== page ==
“Veterans enrich Walsh College’s already strong business programs with their unique experiences and viewpoints, which build the educational experience for all of our students. The credentials they bring are also valued by employers and serve as key indicators of future career success,” she added.

The “8 Keys to Veterans’ Success” can aid veterans in their efforts to afford and complete college degrees, certificates, industry-recognized credentials, or licenses in preparation for jobs in high-growth sectors of the economy.

G.I. Jobs magazine named Walsh College a “Military Friendly School” for 2014, making it the fifth consecutive year that Walsh has been recognized for this achievement.

Walsh received recognition earlier this year from Military Times magazine as one of 64 select national institutions ranked as a “Best for Vets Business College,” which provide high levels of service for active-duty and veteran military men and women.

The selection process considered the school’s culture, student support, academic outcomes and quality, academic policies, and cost.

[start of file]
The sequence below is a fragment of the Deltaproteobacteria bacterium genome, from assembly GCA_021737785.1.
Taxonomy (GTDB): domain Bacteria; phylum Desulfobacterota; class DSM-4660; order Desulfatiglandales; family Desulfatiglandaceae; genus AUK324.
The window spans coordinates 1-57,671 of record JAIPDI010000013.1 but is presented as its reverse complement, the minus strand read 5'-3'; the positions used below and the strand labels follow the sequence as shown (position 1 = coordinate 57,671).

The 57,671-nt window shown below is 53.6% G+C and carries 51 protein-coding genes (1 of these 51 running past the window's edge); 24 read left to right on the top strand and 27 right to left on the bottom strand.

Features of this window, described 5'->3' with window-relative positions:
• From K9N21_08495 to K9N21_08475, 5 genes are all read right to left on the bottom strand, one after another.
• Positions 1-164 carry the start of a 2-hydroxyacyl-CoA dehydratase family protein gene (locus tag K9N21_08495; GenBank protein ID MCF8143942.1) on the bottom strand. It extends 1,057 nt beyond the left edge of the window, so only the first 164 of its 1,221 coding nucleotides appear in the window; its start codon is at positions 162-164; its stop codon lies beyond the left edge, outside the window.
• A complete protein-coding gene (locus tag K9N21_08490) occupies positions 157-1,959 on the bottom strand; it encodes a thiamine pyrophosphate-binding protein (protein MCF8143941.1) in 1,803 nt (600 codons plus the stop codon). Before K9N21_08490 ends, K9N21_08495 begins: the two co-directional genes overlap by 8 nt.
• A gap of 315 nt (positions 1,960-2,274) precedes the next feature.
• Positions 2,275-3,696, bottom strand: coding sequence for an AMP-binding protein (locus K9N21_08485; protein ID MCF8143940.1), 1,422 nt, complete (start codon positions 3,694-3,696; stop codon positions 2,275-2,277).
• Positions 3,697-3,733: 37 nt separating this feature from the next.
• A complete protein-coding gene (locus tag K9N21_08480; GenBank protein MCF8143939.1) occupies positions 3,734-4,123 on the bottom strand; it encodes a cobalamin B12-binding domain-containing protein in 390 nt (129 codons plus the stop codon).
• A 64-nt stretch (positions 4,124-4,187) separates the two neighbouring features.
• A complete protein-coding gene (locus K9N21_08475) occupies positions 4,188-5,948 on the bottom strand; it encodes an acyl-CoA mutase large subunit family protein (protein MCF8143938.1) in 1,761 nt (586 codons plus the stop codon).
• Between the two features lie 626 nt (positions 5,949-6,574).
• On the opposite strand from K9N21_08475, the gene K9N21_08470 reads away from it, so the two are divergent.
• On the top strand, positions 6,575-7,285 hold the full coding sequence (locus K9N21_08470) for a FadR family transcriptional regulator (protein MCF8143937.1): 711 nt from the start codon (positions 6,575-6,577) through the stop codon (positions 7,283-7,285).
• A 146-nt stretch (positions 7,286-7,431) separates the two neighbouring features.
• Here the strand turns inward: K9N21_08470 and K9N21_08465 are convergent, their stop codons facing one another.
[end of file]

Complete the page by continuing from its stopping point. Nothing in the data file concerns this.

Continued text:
Registration for fall classes at Walsh is underway through Tuesday, Sept. 30. For more information, visit


Founded in 1922, Walsh College is a private, not for profit institution offering upper-division undergraduate and graduate business and technology degrees and certificate programs.

One of Southeast Michigan’s largest business schools, Walsh has locations in Troy, Novi, Clinton Township, and Port Huron, as well as online. Walsh’s business services division offers the Walsh Institute, which provides solutions for businesses through training, continuing education, and consulting.

Walsh is accredited by The Higher Learning Commission of the North Central Association of Colleges and Schools (; phone: 312-263-0456). The Accreditation Council for Business Schools and Programs (ACBSP, accredits specific degree programs.